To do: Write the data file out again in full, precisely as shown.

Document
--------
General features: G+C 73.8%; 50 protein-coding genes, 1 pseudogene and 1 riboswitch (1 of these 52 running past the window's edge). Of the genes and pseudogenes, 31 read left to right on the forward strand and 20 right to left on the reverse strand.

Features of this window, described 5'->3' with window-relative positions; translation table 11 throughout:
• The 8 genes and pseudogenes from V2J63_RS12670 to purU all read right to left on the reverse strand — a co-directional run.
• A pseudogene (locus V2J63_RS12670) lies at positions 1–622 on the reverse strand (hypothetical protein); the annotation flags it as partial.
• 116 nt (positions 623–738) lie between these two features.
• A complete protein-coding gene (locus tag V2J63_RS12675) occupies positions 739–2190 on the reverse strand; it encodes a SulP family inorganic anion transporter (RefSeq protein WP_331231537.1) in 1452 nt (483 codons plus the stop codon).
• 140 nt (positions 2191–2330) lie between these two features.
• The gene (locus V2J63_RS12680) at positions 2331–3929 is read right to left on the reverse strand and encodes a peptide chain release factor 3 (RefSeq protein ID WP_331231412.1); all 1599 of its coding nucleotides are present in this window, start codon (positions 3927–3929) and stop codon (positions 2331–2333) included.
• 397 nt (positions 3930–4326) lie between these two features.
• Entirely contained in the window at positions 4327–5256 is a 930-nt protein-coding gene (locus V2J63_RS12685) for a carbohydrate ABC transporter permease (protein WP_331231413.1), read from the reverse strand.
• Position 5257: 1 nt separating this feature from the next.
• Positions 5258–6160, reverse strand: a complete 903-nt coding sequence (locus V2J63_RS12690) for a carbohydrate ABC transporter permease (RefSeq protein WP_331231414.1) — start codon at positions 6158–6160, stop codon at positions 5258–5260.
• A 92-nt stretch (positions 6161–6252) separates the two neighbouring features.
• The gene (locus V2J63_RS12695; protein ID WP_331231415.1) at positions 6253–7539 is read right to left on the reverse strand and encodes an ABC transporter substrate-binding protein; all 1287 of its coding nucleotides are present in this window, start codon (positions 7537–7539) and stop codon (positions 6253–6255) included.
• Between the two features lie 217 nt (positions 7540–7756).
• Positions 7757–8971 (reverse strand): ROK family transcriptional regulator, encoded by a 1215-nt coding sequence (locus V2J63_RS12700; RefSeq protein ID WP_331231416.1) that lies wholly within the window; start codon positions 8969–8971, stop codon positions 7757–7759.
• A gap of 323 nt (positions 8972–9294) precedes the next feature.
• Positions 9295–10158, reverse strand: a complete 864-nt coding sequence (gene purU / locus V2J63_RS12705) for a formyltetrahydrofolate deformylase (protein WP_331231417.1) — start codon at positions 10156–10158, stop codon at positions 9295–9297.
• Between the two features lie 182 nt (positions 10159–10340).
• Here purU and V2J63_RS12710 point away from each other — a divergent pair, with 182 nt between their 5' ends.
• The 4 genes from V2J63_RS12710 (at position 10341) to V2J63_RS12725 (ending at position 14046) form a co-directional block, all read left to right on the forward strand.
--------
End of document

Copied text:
General features: G+C 73.8%; 50 protein-coding genes, 1 pseudogene and 1 riboswitch (1 of these 52 running past the window's edge). Of the genes and pseudogenes, 31 read left to right on the forward strand and 20 right to left on the reverse strand.

Features of this window, described 5'->3' with window-relative positions; translation table 11 throughout:
• The 8 genes and pseudogenes from V2J63_RS12670 to purU all read right to left on the reverse strand — a co-directional run.
• A pseudogene (locus V2J63_RS12670) lies at positions 1–622 on the reverse strand (hypothetical protein); the annotation flags it as partial.
• 116 nt (positions 623–738) lie between these two features.
• A complete protein-coding gene (locus tag V2J63_RS12675) occupies positions 739–2190 on the reverse strand; it encodes a SulP family inorganic anion transporter (RefSeq protein WP_331231537.1) in 1452 nt (483 codons plus the stop codon).
• 140 nt (positions 2191–2330) lie between these two features.
• The gene (locus V2J63_RS12680) at positions 2331–3929 is read right to left on the reverse strand and encodes a peptide chain release factor 3 (RefSeq protein ID WP_331231412.1); all 1599 of its coding nucleotides are present in this window, start codon (positions 3927–3929) and stop codon (positions 2331–2333) included.
• 397 nt (positions 3930–4326) lie between these two features.
• Entirely contained in the window at positions 4327–5256 is a 930-nt protein-coding gene (locus V2J63_RS12685) for a carbohydrate ABC transporter permease (protein WP_331231413.1), read from the reverse strand.
• Position 5257: 1 nt separating this feature from the next.
• Positions 5258–6160, reverse strand: a complete 903-nt coding sequence (locus V2J63_RS12690) for a carbohydrate ABC transporter permease (RefSeq protein WP_331231414.1) — start codon at positions 6158–6160, stop codon at positions 5258–5260.
• A 92-nt stretch (positions 6161–6252) separates the two neighbouring features.
• The gene (locus V2J63_RS12695; protein ID WP_331231415.1) at positions 6253–7539 is read right to left on the reverse strand and encodes an ABC transporter substrate-binding protein; all 1287 of its coding nucleotides are present in this window, start codon (positions 7537–7539) and stop codon (positions 6253–6255) included.
• Between the two features lie 217 nt (positions 7540–7756).
• Positions 7757–8971 (reverse strand): ROK family transcriptional regulator, encoded by a 1215-nt coding sequence (locus V2J63_RS12700; RefSeq protein ID WP_331231416.1) that lies wholly within the window; start codon positions 8969–8971, stop codon positions 7757–7759.
• A gap of 323 nt (positions 8972–9294) precedes the next feature.
• Positions 9295–10158, reverse strand: a complete 864-nt coding sequence (gene purU / locus V2J63_RS12705) for a formyltetrahydrofolate deformylase (protein WP_331231417.1) — start codon at positions 10156–10158, stop codon at positions 9295–9297.
• Between the two features lie 182 nt (positions 10159–10340).
• Here purU and V2J63_RS12710 point away from each other — a divergent pair, with 182 nt between their 5' ends.
• The 4 genes from V2J63_RS12710 (at position 10341) to V2J63_RS12725 (ending at position 14046) form a co-directional block, all read left to right on the forward strand.